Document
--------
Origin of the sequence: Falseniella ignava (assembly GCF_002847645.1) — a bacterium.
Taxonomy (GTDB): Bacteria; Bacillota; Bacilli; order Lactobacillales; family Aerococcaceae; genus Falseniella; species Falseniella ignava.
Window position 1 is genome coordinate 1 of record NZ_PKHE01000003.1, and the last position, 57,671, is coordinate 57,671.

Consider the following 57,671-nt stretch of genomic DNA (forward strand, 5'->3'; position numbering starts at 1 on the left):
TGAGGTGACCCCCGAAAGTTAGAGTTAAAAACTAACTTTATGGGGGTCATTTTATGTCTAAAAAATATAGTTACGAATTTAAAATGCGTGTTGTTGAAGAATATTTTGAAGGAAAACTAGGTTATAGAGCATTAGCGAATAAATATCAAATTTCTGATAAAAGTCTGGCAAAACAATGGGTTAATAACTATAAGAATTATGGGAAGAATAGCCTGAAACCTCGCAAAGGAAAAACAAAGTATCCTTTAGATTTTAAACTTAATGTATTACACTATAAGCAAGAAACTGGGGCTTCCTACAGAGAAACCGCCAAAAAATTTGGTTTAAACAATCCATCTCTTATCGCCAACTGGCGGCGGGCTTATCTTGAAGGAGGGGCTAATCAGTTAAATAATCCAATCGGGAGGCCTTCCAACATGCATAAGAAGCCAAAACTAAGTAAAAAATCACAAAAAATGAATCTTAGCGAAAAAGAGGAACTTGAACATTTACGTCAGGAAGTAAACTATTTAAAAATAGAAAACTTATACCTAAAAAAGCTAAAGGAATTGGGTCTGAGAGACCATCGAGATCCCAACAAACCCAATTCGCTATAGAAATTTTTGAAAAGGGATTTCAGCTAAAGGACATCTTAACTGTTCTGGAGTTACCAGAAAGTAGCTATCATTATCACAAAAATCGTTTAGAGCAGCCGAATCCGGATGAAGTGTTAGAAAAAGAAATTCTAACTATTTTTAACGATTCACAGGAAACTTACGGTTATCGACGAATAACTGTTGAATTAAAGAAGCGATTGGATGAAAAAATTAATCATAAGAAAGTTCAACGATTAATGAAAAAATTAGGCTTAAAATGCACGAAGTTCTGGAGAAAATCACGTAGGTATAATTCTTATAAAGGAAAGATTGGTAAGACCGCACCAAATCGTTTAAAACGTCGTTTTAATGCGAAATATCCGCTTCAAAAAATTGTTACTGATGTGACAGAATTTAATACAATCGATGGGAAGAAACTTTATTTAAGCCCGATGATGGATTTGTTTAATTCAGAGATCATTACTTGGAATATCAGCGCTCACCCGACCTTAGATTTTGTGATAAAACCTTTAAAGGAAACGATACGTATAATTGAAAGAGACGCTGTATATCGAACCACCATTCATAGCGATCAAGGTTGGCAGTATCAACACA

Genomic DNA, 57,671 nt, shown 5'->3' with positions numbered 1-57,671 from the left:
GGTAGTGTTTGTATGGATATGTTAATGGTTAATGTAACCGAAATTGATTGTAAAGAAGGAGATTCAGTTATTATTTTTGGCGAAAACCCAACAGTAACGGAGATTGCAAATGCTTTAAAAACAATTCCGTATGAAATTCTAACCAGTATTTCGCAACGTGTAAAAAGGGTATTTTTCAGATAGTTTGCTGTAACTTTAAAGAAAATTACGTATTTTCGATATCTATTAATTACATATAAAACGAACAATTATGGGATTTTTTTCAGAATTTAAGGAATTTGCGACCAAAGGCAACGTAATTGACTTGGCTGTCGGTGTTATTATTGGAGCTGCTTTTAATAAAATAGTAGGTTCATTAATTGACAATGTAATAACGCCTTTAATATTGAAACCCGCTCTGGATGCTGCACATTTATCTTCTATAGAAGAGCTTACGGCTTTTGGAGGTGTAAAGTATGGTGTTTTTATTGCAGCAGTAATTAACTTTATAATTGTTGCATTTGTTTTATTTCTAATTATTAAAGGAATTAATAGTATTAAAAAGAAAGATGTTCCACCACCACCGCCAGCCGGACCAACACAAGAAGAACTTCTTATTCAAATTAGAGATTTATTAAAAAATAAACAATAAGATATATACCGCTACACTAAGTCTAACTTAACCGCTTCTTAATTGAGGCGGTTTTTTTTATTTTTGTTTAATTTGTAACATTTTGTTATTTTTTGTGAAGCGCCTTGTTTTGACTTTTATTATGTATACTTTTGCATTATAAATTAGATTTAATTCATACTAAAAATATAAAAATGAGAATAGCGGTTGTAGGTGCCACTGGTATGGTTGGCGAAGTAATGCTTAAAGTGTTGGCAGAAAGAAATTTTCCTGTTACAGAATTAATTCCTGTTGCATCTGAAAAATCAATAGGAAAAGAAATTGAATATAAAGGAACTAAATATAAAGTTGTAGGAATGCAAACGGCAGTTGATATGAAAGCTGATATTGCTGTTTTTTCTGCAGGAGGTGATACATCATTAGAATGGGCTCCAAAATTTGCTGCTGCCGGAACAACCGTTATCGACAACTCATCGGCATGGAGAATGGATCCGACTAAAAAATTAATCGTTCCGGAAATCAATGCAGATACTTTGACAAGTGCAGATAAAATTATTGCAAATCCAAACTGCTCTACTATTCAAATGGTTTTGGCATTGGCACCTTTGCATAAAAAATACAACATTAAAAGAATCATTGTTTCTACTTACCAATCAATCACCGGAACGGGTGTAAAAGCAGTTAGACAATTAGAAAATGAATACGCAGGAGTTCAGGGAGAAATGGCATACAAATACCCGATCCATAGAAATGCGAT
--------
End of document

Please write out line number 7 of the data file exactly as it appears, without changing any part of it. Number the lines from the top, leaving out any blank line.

GGTAGTGTTTGTATGGATATGTTAATGGTTAATGTAACCGAAATTGATTGTAAAGAAGGAGATTCAGTTATTATTTTTGGCGAAAACCCAACAGTAACGGAGATTGCAAATGCTTTAAAAACAATTCCGTATGAAATTCTAACCAGTATTTCGCAACGTGTAAAAAGGGTATTTTTCAGATAGTTTGCTGTAACTTTAAAGAAAATTACGTATTTTCGATATCTATTAATTACATATAAAACGAACAATTATGGGATTTTTTTCAGAATTTAAGGAATTTGCGACCAAAGGCAACGTAATTGACTTGGCTGTCGGTGTTATTATTGGAGCTGCTTTTAATAAAATAGTAGGTTCATTAATTGACAATGTAATAACGCCTTTAATATTGAAACCCGCTCTGGATGCTGCACATTTATCTTCTATAGAAGAGCTTACGGCTTTTGGAGGTGTAAAGTATGGTGTTTTTATTGCAGCAGTAATTAACTTTATAATTGTTGCATTTGTTTTATTTCTAATTATTAAAGGAATTAATAGTATTAAAAAGAAAGATGTTCCACCACCACCGCCAGCCGGACCAACACAAGAAGAACTTCTTATTCAAATTAGAGATTTATTAAAAAATAAACAATAAGATATATACCGCTACACTAAGTCTAACTTAACCGCTTCTTAATTGAGGCGGTTTTTTTTATTTTTGTTTAATTTGTAACATTTTGTTATTTTTTGTGAAGCGCCTTGTTTTGACTTTTATTATGTATACTTTTGCATTATAAATTAGATTTAATTCATACTAAAAATATAAAAATGAGAATAGCGGTTGTAGGTGCCACTGGTATGGTTGGCGAAGTAATGCTTAAAGTGTTGGCAGAAAGAAATTTTCCTGTTACAGAATTAATTCCTGTTGCATCTGAAAAATCAATAGGAAAAGAAATTGAATATAAAGGAACTAAATATAAAGTTGTAGGAATGCAAACGGCAGTTGATATGAAAGCTGATATTGCTGTTTTTTCTGCAGGAGGTGATACATCATTAGAATGGGCTCCAAAATTTGCTGCTGCCGGAACAACCGTTATCGACAACTCATCGGCATGGAGAATGGATCCGACTAAAAAATTAATCGTTCCGGAAATCAATGCAGATACTTTGACAAGTGCAGATAAAATTATTGCAAATCCAAACTGCTCTACTATTCAAATGGTTTTGGCATTGGCACCTTTGCATAAAAAATACAACATTAAAAGAATCATTGTTTCTACTTACCAATCAATCACCGGAACGGGTGTAAAAGCAGTTAGACAATTAGAAAATGAATACGCAGGAGTTCAGGGAGAAATGGCATACAAATACCCGATCCATAGAAATGCGAT